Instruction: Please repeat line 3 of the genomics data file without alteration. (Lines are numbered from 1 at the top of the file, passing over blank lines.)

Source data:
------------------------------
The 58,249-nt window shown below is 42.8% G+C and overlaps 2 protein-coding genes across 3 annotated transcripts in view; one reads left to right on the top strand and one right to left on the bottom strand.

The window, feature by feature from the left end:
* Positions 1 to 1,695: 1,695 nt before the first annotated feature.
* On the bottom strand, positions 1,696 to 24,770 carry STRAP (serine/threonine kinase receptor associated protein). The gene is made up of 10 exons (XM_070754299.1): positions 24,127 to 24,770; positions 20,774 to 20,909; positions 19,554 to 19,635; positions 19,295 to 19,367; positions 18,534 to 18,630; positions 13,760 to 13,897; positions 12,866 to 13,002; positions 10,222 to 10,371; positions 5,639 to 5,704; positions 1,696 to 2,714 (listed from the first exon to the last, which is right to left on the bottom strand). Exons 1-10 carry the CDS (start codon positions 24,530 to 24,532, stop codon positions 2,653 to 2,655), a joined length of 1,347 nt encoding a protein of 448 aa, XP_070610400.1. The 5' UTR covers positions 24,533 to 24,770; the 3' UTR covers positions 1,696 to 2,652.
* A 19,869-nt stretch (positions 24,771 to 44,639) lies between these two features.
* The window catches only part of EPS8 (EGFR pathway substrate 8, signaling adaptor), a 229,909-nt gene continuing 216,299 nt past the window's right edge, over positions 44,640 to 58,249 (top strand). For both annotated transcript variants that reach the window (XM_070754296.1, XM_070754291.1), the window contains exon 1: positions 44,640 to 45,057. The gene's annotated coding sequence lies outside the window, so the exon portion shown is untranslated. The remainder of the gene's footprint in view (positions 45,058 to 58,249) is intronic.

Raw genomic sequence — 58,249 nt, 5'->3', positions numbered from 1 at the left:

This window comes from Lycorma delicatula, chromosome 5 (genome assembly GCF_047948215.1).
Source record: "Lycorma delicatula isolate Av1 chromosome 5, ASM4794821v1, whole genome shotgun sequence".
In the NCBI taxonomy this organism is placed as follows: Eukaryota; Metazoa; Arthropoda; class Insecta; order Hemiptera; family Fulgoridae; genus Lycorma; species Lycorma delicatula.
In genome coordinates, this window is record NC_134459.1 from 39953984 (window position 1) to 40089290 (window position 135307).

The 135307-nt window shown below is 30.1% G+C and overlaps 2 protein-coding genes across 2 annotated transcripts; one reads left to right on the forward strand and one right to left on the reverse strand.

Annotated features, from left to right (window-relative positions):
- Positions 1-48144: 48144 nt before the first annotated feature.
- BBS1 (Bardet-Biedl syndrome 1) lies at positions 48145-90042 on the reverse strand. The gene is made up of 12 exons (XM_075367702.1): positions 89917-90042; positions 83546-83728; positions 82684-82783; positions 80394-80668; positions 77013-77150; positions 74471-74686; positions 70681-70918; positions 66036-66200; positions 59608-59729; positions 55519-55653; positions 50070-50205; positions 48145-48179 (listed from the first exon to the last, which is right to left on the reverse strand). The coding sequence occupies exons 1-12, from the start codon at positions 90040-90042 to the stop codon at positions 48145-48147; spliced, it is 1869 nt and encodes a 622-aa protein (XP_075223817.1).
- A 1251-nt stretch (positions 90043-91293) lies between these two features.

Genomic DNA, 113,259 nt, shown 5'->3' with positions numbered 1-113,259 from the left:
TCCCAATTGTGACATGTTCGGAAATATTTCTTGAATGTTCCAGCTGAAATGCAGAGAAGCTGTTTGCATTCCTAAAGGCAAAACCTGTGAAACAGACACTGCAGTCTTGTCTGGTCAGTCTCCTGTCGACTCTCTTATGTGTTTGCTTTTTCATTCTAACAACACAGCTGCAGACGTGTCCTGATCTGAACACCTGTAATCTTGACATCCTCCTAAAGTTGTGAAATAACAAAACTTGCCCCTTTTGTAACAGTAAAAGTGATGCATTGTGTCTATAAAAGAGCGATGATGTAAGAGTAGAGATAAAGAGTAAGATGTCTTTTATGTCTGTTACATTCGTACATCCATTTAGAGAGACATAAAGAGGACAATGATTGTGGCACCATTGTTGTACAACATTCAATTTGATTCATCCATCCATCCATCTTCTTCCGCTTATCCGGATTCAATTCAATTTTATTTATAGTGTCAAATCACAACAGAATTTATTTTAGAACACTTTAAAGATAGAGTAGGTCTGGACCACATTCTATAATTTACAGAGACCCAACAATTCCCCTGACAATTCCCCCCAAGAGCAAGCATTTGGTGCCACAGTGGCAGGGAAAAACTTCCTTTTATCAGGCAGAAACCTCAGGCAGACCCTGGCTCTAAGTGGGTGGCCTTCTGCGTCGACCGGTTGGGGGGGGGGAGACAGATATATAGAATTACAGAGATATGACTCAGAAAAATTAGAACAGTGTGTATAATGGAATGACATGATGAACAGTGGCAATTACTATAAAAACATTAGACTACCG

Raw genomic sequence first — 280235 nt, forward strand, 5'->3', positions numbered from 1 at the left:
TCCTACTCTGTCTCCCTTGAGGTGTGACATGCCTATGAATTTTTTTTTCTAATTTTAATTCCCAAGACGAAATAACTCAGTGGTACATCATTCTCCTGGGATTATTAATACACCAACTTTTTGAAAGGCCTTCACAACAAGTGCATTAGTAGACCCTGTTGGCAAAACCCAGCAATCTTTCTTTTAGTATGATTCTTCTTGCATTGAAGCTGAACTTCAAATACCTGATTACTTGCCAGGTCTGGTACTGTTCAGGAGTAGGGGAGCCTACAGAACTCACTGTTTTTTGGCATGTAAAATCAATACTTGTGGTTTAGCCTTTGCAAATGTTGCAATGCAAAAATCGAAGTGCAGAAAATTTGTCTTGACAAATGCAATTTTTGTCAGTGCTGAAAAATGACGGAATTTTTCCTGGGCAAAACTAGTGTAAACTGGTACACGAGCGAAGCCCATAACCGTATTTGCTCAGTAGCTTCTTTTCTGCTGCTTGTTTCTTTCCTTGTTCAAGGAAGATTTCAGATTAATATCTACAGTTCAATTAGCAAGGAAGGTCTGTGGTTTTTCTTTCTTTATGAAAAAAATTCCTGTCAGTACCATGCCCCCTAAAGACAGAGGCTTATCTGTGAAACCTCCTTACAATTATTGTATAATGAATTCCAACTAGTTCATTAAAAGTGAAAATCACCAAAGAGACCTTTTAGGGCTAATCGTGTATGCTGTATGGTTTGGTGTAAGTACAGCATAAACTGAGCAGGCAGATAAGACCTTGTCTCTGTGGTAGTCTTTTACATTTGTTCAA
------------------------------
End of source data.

* Positions 1 to 1,695: 1,695 nt before the first annotated feature.